Like Grendel had threatened Heorot, the dragon threatens the Geats.

We get a flashback to Hygelac's death and receive more evidence of Beowulf's "consideration" and honourable behaviour when he refused to usurp Heardred and his inheritance of the throne of the Geats: " ..... with Hygelac dead, she (Hygd) has no belief in her son's ability to defend their homeland against foreign invaders. Yet there was no way the weakened nation could get Beowulf to give in and agree to be elevated over Heardred as his lord or to undertake the office of kingship. But he did provide support for the prince, honoured and minded him until he matured as the ruler of Geatland ....... " then after a fight with the sons of Ohthere : " .... Heardred lay slaughtered and Onela returned to the land of Sweden, leaving Beowulf to ascend the throne, to sit in majesty and rule over the Geats. He was a good king....." Beowulf passed up an opportunity for power and instead chooses to give Heardred his rightful inheritance and support him in his rule. An amazing choice that shows his loyalty, graciousness and his desire to do what is right. (Lines 2355 - 2390)

Lines 2397 - 2586

It is as if Beowulf feels his mortality as he recounts his earlier days and the stories surrounding his people. His last boast contains the highest goal of glory again: " ..... I shall pursue this fight for the glory of winning ......." (Lines 2425 - 2515)

I was a little perplexed as to why Beowulf announces himself to the dragon: " ..... The lord of the Geats unburndened his breast and broke out in a storm of anger. Under grey stone his voice challenged and resounded clearly. Hate was ignited. The hoard-guard recognized a human voice ......" Doesn't it seem imminently sensible to sneak in and kill the creature, if he can? Again, it is as if Beowulf sets up for himself the ultimate challenge. (Lines 2516 - 2557)

What is it with these swords??! " ...... Beowulf was foiled of a glorious victory. The glittering sword, infallible before that day, failed when he unsheathed it, as it never should have......" First he decides to fight Grendel without a sword; then he decides to use a sword against Grendel's mother; Unferth's sword fails him so he has to use one he finds in the barrow; now he decides to use a sword but it fails. Infallible swords that fail in the highest time of crisis ........ I can't help but think that there is an important point in all this that I'm missing, but I cannot for the life of me find it. (Lines 2583 - 2586)

Lines 2587 - 2801

" ...... No help or backing was to be had then from his high-born comrades; that hand-picked troop broke ranks and ran for their lives to the safety of the wood ....... in a man of worth the claims of kinship cannot be denied ....." After his men stood by him against Grendel, why do these ones run away? Cowardice? Fate? A sigh of a weaker people with less honour? Yet his kinsman, Wiglaf, stands by him. Perhaps the scene is simply a device to ensure that the reader sees Wiglaf's loyalty and therefore the fact that he is to be Beowulf's heir will be believable. Wiglaf then scolds the Thanes and he appears to try to shame them into standing by their lord but ends up going in to face the dragon with only Beowulf as his fellow-warrior. (2592 - 2630)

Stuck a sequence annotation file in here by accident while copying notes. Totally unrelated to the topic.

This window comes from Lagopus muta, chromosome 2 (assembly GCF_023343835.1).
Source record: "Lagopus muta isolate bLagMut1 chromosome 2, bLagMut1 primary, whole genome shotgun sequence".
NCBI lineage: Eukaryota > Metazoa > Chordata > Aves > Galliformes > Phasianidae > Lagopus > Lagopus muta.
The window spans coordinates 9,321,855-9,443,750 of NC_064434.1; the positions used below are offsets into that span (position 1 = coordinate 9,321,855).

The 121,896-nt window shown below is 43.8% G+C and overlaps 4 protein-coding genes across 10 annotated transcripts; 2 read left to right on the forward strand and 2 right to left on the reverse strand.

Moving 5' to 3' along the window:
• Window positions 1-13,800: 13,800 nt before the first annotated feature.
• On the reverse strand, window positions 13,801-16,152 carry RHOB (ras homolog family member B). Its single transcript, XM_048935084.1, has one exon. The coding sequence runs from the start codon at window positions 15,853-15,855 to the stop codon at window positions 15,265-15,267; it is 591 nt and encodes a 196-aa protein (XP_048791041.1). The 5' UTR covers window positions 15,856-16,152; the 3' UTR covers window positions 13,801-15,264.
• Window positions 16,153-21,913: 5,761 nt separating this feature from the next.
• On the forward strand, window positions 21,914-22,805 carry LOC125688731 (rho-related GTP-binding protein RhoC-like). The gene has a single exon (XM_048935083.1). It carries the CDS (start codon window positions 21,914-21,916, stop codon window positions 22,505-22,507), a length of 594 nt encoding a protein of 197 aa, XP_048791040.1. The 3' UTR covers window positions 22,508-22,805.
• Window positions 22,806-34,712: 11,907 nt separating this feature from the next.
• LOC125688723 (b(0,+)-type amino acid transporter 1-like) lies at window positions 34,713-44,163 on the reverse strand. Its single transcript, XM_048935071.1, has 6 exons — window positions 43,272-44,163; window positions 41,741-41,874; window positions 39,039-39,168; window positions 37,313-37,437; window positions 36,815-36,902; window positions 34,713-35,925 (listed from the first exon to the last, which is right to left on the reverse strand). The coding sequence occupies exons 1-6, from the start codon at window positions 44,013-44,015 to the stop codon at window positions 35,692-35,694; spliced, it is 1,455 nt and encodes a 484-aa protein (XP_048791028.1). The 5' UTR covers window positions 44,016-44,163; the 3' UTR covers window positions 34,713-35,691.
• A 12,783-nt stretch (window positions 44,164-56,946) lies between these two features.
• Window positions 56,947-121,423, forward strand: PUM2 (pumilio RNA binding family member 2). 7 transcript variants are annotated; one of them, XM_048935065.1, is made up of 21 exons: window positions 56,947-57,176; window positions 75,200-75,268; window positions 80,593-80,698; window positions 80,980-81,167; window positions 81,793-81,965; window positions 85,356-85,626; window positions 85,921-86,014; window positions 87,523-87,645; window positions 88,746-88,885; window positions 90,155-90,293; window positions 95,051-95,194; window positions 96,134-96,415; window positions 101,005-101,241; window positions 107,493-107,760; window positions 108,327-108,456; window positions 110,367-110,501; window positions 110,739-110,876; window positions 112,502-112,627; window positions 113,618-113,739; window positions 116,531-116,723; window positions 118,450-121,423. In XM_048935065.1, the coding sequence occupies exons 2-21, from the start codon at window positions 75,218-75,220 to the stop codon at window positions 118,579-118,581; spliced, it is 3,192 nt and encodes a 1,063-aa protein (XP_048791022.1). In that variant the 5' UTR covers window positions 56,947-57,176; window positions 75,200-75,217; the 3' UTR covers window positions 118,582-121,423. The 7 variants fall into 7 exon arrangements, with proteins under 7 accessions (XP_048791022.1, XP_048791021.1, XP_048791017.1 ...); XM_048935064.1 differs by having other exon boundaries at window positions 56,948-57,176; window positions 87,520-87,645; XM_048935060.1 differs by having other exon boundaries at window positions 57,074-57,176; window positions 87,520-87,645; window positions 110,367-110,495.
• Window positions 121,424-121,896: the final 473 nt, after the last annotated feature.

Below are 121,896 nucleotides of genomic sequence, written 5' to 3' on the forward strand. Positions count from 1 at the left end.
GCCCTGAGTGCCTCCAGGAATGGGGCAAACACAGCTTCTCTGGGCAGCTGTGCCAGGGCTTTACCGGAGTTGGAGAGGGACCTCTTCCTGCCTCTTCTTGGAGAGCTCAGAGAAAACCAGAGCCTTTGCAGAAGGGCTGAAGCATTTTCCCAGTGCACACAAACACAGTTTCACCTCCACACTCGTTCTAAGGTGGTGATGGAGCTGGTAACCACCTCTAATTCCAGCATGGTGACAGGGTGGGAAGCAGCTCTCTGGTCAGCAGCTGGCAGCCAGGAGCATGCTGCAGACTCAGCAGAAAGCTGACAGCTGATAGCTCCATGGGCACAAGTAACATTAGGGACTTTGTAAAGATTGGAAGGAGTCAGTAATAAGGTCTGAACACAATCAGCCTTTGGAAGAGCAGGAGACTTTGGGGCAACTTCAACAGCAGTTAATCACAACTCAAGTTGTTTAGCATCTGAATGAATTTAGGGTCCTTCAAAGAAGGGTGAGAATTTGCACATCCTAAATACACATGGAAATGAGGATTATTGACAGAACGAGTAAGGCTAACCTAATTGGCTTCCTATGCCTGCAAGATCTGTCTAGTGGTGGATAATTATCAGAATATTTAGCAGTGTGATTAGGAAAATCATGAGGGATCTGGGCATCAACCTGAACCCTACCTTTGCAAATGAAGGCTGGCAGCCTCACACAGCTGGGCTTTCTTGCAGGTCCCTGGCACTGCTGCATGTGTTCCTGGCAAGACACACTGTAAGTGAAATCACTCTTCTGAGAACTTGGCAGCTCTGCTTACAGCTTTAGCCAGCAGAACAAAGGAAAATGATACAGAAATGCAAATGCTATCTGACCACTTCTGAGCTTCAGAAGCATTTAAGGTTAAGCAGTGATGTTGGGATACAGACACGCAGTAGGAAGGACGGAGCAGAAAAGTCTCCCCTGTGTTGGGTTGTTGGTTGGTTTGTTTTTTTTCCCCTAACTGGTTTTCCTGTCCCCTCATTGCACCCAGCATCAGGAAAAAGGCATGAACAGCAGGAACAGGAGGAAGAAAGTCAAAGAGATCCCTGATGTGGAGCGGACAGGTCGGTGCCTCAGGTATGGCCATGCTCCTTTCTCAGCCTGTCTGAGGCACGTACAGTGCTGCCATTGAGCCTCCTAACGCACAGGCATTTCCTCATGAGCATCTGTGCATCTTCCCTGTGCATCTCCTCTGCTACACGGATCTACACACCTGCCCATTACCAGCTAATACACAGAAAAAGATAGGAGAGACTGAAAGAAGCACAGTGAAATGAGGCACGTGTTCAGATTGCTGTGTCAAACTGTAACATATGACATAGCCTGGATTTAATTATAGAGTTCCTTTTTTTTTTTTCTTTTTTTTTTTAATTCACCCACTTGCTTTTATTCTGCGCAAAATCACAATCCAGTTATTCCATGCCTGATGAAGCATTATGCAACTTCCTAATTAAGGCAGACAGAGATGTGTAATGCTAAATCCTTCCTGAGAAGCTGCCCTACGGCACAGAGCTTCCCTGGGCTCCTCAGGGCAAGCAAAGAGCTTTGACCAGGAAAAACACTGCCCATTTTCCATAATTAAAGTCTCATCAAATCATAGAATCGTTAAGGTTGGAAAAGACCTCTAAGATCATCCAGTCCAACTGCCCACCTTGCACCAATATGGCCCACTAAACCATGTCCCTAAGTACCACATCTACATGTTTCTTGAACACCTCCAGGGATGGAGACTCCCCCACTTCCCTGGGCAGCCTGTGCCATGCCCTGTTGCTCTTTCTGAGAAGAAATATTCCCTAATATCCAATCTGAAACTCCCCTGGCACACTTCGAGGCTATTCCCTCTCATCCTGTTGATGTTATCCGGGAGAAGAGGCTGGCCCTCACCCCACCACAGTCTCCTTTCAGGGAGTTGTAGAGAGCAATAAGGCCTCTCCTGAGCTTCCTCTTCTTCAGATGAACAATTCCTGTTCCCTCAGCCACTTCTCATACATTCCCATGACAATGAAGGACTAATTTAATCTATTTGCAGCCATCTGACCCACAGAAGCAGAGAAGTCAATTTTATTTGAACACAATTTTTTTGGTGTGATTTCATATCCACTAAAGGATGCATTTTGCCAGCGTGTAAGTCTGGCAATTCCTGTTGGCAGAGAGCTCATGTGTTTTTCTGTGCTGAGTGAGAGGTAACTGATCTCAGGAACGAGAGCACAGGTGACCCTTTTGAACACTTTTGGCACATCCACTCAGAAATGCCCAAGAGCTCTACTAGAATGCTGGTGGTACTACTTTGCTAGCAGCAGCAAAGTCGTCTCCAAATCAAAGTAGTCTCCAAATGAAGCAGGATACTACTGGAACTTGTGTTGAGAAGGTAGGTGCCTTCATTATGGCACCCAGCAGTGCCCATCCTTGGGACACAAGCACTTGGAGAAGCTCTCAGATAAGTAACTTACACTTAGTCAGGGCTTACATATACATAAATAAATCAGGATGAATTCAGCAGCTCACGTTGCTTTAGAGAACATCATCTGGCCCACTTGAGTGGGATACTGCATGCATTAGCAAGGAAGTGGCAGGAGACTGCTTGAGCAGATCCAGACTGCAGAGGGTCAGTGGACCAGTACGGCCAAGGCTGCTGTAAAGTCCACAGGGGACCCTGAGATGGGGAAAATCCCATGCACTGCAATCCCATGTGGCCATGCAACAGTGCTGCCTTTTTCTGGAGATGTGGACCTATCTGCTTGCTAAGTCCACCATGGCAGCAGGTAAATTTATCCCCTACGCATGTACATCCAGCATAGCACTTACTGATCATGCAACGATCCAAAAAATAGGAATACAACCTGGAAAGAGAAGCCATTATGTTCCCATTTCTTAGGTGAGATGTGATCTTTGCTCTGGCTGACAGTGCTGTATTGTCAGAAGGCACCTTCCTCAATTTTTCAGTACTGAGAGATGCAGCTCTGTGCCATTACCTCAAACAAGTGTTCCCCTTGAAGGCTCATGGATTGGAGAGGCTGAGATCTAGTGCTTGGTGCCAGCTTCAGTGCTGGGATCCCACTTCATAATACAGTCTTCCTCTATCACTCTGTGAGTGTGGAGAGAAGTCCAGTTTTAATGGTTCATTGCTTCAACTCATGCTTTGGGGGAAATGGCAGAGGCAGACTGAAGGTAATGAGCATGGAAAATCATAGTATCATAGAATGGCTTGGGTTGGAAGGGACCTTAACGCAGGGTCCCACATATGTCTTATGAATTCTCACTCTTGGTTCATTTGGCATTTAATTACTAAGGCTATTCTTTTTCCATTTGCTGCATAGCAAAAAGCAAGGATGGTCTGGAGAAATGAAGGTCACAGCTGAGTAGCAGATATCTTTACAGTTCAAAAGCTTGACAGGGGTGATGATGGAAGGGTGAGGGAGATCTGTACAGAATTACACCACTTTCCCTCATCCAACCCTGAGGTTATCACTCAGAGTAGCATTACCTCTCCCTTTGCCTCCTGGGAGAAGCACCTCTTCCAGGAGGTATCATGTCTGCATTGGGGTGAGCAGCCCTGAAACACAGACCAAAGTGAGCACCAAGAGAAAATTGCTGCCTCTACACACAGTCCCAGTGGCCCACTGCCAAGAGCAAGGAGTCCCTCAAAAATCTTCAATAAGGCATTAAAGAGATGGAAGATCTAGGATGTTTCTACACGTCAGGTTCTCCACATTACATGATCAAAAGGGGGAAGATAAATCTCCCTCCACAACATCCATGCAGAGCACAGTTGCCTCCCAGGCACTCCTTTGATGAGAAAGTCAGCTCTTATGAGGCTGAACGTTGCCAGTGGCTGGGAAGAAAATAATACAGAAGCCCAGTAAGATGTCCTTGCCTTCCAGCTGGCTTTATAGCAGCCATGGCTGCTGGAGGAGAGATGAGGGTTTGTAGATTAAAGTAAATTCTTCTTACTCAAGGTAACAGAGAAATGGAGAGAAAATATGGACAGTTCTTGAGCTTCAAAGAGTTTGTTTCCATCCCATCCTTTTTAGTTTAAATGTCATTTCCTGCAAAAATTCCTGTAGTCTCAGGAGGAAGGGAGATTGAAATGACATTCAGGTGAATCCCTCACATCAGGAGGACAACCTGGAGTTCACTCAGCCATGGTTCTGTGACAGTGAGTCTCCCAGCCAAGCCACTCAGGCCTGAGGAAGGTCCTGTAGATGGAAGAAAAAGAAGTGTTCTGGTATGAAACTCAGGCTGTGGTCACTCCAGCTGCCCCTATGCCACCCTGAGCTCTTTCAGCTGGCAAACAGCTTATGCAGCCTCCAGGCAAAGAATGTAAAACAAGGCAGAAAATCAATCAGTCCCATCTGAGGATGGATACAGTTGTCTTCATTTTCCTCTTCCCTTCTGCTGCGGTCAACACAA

" ..... When he wielded a sword, no matter how blooded and hard-edged the blade his hand was too strong, the stroke he dealt (I have heard) would ruin it. He could reap no advantage ....." This appears to be an explanation of the failed swords, but if you examine the previous instance it appears that his sword had never failed him but failed him now, which would have had nothing to do with his strength. Yes, it is a conundrum. (Lines 2684 - 2687)

Beowulf fatally wounds the dragon but is wounded/poisoned by the creature and recounts his rule as his life fades away. Initially he wants to see the treasure: " ........ I want to examine the ancient gold, gaze my fill on those garnered jewels; my going will be easier for having seen the treasure, a less troubled letting-go of the life and lordship I have long maintained ......." and then refers to his people: " ....... To the everlasting Lord of All, to the King of Glory, I give thanks that I behold this treasure here in front of me, that I have been allowed to leave my people so well endowed on the day I die. Now that I have bartered my last breath to own this forune, it is up to you to look after their needs ......." He clearly intend the treasure for his people even though he trusts God to take care of their needs. (Lines 2702 - 2801)

Lines 2802 - End

Wiglaf then rebukes the Thanes for betraying Beowulf in their cowardice and foretells that this one act will be known and cause the Geats to be attacked by their enemies, who will take advantage of their weakness. With the death of their peace-maker, who has maintained that peace through bravery and empathy, signifies the death of that peace and perhaps the death of their people. (Lines 2860 - 3027)

There are 50's showing up regularly in this poem, 50 years of rule from both kings, the dragon was 50 feet in length and I think I saw another 50 somewhere. I wonder if this is meaningful or not .....???